The Cortex-A15 MP4 Hard Macro is a high performance, power-optimized quad-core hard macro implementation of our flagship Cortex-A15 processor, on leading 28nm process. It delivers three significant firsts for the ARM hard macro portfolio, as not only is this the first quad–core hard macro, but also the first hard macro based on the highest performance ARMv7 architecture-based Cortex-A15 processor, and it is also the first hard macro based on 28nm process.
In terms of configuration, the Cortex-A15 MP4 Hard Macro includes:
- NEON™ and Floating Point Unit (FPU) technology
- ECC for L1 and L2 RAMs (L1-I cache has single bit parity)
- 2x32KB L1 and 2MB L2 caches
- 224 interrupts, 6 power domains
- AMBA® Protocol Domain Bridge, CoreSight™, AMBA APB™, ATB, Funnel
The hard macro has been developed using ARM Artisan® 12-track libraries and Processor Optimization Pack™ (POP) solutions for the Cortex-A15 processor on TSMC 28nm HPM process.
I outlined in my earlier blog the three main challenges in modern SoC design, namely those arising from the rapid evolution of processor technology, the jumps in process implementation technology, and the ever present commercial challenges which have sharpened due to the recent global economic climate. I go on to demonstrate why ARM hard macros are a very exciting and credible solution for silicon vendors.
I will resist the urge to repeat the message here, but it is worthwhile noting that with every jump in complexity for the processor and the process node, there is a significant rise in the challenges, costs and risks associated with getting the SoC implementation just right and in time. Today, the SoC development challenge is perhaps highest when designing with the latest high-performance multicore processors such as the Cortex-A15 processor on leading geometries.
One of the biggest challenges in designing high-performance systems on the latest nodes is keeping the power profile and leakage levels really low. And it is here that the Cortex-A15 hard macro really excels, delivering a blistering performance of more than 2GHz and in excess of 20,000DMIPS, while maintaining the power efficiency of the Cortex-A9 hard macro. This makes this latest macro offering from ARM a real and timely boon to SoC designers venturing into what are for many, uncharted territories.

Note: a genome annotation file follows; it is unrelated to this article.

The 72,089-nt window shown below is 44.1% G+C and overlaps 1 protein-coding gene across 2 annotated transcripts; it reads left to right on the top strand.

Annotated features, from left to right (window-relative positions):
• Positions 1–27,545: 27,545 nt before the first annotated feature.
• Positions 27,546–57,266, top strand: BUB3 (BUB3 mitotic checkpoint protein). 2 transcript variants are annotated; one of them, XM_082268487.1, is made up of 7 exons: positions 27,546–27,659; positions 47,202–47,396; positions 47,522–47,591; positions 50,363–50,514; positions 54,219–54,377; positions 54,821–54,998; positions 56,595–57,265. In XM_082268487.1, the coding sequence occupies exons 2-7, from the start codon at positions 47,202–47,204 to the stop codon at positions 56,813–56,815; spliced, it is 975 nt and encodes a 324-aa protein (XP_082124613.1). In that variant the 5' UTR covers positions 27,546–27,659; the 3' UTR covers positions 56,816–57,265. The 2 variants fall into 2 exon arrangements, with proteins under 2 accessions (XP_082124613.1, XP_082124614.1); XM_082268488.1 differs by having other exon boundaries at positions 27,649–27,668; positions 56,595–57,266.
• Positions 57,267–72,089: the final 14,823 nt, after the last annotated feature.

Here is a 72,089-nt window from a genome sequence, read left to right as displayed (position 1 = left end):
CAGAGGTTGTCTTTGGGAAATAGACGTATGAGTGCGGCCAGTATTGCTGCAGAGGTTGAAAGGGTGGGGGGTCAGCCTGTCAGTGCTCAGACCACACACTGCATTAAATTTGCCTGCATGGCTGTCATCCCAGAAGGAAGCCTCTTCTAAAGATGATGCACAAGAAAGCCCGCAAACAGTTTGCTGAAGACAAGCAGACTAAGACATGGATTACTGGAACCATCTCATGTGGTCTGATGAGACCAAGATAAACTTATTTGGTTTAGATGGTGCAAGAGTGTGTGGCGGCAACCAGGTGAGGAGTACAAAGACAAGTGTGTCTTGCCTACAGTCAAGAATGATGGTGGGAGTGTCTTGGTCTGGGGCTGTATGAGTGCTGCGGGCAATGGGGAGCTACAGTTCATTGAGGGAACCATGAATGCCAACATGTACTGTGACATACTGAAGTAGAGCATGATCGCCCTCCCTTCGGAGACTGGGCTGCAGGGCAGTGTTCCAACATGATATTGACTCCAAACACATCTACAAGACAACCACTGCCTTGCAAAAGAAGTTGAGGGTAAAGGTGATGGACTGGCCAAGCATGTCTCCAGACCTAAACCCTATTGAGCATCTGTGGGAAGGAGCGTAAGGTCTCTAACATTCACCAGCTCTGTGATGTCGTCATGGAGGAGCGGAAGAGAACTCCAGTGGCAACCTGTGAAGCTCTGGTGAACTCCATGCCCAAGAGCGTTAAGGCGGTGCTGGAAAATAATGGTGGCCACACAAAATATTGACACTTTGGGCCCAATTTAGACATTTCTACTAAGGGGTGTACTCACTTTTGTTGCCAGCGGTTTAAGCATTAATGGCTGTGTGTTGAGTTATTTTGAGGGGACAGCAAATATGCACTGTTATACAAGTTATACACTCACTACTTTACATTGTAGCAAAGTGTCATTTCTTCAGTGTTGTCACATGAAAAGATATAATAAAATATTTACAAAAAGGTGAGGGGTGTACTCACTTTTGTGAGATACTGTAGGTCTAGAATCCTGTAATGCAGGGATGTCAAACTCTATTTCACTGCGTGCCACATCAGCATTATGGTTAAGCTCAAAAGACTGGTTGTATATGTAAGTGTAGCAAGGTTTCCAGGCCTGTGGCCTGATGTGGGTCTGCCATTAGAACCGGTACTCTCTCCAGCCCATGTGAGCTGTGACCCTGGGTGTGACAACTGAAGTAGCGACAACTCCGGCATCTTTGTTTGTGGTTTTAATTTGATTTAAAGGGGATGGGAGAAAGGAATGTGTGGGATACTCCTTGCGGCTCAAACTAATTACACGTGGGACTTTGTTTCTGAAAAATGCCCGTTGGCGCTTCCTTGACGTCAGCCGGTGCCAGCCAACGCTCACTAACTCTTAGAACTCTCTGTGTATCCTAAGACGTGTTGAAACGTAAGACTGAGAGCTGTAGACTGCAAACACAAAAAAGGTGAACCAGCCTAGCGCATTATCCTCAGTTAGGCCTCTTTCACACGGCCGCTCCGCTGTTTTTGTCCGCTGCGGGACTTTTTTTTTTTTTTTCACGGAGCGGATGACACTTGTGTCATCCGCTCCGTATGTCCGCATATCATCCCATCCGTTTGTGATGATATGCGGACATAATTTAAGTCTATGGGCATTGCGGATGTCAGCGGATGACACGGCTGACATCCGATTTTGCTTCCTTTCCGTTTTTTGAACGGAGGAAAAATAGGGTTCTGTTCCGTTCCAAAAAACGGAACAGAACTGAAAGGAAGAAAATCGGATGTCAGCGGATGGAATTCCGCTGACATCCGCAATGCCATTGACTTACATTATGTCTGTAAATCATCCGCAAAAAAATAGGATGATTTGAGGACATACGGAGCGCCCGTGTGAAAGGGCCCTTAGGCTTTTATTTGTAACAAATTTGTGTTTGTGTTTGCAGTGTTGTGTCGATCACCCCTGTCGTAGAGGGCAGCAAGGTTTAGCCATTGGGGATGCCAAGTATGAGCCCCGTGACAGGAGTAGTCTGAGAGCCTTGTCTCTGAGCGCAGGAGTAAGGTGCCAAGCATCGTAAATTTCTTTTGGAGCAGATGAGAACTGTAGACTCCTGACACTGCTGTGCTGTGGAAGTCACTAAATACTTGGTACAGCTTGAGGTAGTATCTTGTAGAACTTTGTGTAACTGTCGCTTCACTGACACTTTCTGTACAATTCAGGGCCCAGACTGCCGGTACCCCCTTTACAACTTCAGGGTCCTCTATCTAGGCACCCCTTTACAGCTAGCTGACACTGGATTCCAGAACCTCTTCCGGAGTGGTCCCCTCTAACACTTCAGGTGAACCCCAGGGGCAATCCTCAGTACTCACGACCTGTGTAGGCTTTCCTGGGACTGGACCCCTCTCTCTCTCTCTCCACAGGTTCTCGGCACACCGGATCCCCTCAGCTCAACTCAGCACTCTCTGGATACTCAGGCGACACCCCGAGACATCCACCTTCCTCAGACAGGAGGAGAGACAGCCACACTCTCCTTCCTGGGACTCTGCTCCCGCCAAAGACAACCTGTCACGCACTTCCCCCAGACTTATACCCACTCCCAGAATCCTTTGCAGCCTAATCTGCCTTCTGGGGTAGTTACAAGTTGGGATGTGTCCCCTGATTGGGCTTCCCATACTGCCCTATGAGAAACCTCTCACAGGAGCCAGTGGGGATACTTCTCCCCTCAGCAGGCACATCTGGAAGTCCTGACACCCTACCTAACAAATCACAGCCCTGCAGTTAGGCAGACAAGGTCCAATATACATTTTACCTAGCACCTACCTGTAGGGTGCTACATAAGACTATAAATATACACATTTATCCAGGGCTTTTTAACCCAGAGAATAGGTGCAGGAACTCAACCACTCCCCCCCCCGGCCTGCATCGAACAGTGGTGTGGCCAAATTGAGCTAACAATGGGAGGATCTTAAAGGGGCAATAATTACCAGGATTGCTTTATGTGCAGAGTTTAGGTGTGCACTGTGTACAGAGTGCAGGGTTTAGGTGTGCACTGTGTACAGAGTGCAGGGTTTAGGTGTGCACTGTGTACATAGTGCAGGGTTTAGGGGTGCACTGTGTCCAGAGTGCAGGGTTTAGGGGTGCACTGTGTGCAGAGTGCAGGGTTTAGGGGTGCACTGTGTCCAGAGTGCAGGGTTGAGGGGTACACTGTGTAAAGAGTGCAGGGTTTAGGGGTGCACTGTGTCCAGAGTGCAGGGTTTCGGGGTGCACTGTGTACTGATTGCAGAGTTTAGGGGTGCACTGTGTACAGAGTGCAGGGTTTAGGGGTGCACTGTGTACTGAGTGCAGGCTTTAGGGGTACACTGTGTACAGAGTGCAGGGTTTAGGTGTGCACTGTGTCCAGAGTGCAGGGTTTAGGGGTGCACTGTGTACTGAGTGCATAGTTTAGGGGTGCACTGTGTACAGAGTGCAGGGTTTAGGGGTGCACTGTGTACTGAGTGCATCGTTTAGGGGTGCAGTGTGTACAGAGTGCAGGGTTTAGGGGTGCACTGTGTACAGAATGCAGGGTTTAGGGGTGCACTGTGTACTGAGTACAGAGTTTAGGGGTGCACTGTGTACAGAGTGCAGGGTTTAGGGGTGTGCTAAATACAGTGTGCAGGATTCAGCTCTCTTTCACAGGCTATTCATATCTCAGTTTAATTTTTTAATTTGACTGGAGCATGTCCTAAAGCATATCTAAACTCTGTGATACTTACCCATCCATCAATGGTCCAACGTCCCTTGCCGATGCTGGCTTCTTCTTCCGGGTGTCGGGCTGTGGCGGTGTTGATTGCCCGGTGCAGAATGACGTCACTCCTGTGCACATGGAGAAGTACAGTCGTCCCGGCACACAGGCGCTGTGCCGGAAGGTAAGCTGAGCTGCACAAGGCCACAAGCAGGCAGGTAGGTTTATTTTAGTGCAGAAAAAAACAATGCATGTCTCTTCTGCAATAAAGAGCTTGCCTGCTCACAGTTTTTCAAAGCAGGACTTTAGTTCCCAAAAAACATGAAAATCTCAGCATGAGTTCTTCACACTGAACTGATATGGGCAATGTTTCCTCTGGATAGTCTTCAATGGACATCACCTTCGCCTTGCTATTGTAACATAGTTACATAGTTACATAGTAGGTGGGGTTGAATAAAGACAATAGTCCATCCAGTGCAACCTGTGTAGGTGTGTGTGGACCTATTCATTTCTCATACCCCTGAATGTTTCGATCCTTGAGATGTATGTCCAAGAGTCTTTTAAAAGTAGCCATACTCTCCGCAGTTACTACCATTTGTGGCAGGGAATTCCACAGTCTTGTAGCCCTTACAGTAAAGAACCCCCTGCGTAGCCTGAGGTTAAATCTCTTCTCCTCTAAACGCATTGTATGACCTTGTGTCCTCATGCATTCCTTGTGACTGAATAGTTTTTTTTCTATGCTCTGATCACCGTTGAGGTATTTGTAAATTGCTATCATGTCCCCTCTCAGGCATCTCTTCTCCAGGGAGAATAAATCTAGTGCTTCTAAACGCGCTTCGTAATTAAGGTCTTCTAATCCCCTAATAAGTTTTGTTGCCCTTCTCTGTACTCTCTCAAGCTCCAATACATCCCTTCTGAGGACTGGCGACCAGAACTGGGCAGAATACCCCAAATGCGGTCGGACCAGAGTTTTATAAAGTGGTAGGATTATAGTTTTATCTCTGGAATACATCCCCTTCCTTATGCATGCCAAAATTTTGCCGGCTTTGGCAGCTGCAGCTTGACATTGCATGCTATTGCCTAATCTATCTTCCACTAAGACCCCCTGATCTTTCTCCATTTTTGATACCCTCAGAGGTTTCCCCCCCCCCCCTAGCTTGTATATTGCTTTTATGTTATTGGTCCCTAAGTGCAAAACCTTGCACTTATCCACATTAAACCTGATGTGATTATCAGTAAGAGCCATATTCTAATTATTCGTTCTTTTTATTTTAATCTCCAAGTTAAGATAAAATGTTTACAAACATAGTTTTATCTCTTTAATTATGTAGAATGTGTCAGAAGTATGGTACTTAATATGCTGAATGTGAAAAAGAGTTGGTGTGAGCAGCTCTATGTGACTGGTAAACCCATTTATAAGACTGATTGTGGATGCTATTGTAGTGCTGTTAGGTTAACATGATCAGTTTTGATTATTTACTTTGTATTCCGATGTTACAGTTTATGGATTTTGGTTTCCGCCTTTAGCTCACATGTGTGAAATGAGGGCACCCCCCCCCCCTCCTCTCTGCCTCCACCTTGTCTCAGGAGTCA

In order to achieve this low leakage high-performance implementation, some of the best brains at ARM pitted their expertise against a series of design challenges and decision points, across all stages of the implementation flow.
Consider the challenge of picking the right base library combinations from the various foundry process offerings on 28nm, several Vt options, channel length variations and literally thousands of cell choices. Picking the best multilateral combinations that would deliver the desired Performance, Power and Area (PPA) targets was a crucial first step on the way to success.
Then there was the challenge of managing the diverging needs of silicon vendors who wish to use the full entitlement of process geometry to build highly complex SoC, while the product developers focus on providing consumers with best in class battery life. It was clear that the Cortex-A15 hard macro would need some sophisticated power management schemes to ensure both needs were met adequately. The power grid for the macro was designed to support typical frequency at worst case process and operating conditions. The Cortex-A15 hard macro supports multiple power domains, and also supports DVFS across the two VSOC and VCORE voltage domains.
An interesting timing closure challenge for the design team was to overcome the limitations of the traditional fixed OCV (On-Chip Variations) and fixed margins, which are now running out of steam. For example, a 15ps increase in the margin can add 200% more hold buffers. The Cortex-A15 hard macro uses Advanced OCV (AOCV) techniques which provide more flexible margins but the lack of full EDA support for AOCV made things interesting.
I would love to go on further about the creativity of the design but I’m aware that my editors asked for a blog, not a whitepaper.
It is fair to conclude that the unmatched power efficiency in this high-performance Cortex-A15 MP4 implementation was achieved by capitalizing on the vast implementation expertise available in ARM, and by leveraging the tight synergy that exists between ARM CPU, Physical and Fabric IP teams.
Haydn Povey is Director of Marketing in the ARM Processor Division. He divides his time between process and implementation technologies for high performance processor cores and driving the need for enhanced security from bank payment cards through to electronic wallets on smart phones.
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